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Disrupting the digital divide

Going digital can fuel small business growth, but many businesses are struggling to adapt to rapid transformation. The Strive Community global initiative aims to bridge the gap.

Disrupting the digital divide

Small businesses are the engine of the world’s economy. They represent roughly 90% of all businesses globally and make up more than half of all jobs. But while small businesses are mighty, they’re also mighty vulnerable. In fact, the COVID-19 pandemic has had a disproportionate impact on small businesses. Nearly 60% of small and microbusinesses reported being strongly affected by the pandemic, compared to just 43% of larger firms.

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Addressing this question of resilience is a primary goal of Strive Community, which was created through a partnership between Mastercard’s Center for Inclusive Growth and Caribou Digital, a research and advisory firm focused on building inclusive digital economies. The initiative focuses on helping these businesses access the tools and resources they need to keep pace with an increasingly digital world.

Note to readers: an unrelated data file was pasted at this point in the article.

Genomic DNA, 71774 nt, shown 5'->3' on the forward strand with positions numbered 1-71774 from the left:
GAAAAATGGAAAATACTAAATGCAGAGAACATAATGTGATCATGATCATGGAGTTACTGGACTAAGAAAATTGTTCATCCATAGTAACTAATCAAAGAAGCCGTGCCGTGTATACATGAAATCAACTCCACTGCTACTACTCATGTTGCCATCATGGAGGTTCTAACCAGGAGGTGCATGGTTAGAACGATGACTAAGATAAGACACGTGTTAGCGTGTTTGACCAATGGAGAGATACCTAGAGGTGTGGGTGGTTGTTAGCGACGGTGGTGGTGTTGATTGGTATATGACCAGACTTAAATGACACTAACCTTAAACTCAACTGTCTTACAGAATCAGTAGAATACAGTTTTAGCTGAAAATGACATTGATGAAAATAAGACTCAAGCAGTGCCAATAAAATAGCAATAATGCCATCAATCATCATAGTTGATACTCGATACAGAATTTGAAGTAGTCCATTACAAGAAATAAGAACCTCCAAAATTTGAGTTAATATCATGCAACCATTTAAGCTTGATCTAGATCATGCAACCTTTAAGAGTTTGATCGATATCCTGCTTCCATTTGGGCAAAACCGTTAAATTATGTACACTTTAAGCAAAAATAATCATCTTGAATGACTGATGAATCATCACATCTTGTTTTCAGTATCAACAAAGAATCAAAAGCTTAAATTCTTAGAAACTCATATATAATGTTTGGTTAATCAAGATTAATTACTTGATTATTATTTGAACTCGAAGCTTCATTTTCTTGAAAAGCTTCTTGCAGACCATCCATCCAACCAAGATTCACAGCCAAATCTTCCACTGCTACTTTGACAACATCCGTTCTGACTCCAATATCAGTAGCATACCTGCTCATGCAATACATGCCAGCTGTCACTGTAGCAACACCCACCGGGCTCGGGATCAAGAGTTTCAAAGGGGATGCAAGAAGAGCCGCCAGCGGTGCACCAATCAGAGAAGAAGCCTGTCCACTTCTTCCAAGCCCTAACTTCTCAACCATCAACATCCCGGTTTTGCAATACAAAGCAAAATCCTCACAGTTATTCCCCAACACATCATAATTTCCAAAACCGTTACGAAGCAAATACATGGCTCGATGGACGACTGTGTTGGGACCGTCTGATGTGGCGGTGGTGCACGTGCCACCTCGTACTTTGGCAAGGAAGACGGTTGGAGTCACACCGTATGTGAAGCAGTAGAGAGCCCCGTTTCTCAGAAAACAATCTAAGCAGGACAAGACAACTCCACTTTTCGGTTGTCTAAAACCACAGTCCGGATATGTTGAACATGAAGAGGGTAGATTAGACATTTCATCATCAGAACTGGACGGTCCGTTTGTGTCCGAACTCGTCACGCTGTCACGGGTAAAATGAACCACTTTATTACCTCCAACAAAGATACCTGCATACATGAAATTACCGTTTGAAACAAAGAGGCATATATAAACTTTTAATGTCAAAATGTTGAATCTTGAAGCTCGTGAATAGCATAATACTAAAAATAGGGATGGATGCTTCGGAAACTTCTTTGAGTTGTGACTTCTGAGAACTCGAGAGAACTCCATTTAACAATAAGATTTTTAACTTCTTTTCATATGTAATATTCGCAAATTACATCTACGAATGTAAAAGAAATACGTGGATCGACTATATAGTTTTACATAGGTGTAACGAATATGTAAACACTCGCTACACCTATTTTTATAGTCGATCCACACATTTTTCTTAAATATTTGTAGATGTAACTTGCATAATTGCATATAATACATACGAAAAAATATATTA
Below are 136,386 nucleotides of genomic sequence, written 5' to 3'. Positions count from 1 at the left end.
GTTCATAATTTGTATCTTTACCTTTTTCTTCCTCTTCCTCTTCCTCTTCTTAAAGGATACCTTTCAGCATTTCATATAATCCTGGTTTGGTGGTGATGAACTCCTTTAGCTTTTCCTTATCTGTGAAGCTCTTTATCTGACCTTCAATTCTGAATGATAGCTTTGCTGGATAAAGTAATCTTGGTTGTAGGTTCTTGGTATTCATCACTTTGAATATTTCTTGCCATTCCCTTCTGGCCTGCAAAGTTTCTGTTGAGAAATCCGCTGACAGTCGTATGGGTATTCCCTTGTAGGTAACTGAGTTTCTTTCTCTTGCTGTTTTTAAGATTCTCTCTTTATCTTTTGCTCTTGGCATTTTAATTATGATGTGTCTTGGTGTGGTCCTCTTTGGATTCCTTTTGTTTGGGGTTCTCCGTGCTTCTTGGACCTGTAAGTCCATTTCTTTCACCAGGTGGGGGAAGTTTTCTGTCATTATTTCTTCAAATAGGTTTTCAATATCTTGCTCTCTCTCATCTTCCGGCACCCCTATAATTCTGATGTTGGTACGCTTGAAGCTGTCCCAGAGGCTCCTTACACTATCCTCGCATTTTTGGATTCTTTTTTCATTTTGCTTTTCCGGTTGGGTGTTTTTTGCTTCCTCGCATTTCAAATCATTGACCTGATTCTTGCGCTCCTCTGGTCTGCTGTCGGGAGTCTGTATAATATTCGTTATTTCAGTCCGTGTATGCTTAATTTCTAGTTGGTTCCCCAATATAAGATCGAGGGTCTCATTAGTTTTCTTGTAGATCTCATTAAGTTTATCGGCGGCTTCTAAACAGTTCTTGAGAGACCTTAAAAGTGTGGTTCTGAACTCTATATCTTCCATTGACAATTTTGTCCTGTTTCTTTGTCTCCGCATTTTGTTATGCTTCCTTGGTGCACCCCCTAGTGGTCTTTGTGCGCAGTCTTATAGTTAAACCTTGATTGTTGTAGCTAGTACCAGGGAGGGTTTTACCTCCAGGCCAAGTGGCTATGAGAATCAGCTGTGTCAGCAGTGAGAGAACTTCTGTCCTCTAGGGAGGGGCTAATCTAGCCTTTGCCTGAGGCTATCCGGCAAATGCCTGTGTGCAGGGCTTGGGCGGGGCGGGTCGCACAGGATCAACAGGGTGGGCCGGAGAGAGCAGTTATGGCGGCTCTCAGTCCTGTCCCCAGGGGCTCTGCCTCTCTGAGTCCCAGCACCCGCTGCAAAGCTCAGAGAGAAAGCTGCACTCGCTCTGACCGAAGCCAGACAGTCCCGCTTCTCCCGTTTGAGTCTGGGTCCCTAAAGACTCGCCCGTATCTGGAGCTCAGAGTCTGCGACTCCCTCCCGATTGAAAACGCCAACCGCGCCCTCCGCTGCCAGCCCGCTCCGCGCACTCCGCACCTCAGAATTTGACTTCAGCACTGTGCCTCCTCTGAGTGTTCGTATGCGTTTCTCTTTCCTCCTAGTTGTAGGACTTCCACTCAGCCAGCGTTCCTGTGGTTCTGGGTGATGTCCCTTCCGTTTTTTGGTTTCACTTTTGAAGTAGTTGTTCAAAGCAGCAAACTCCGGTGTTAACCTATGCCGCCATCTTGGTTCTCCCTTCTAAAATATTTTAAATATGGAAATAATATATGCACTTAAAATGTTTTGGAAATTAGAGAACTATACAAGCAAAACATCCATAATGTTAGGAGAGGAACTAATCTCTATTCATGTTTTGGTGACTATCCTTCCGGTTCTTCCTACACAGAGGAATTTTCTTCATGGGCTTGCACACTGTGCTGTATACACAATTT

“We really need small businesses right now,” says Jessica Osborn, program director at Caribou Digital, a global small business initiative launched in 2021. “They offer the best chance that we have of a post-pandemic recovery that is inclusive and sustainable, that really works for everybody.”

While consumers and bigger businesses have largely embraced this digital transition, many small businesses have been left behind. “The pandemic has laid bare the longstanding barriers to inclusive digitalization efforts,” says Shamina Singh, founder and president of Mastercard’s Center for Inclusive Growth. “Now more than ever, working with this segment of the small business community to access training for technology, access to tools, and access to capital is going to make an immediate difference.”

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THE STRUGGLE TO ADAPT

To stay competitive—and, in many cases, solvent—small businesses have had to retool their operations to cater to customers embracing the convenience and relative safety of digital buying. That’s meant retailers shifting to online buying options for customers, restaurants pivoting to online ordering and curbside pickup, and delivery drivers taking digital payments instead of cash. For many small businesses, making that transition means an added expense and a huge investment in time. “Small businesses are starting from a much lower base than larger businesses in terms of their levels of digitization,” Osborn says. “We’re seeing a lot of them really struggle to adapt and pivot to this new normal.”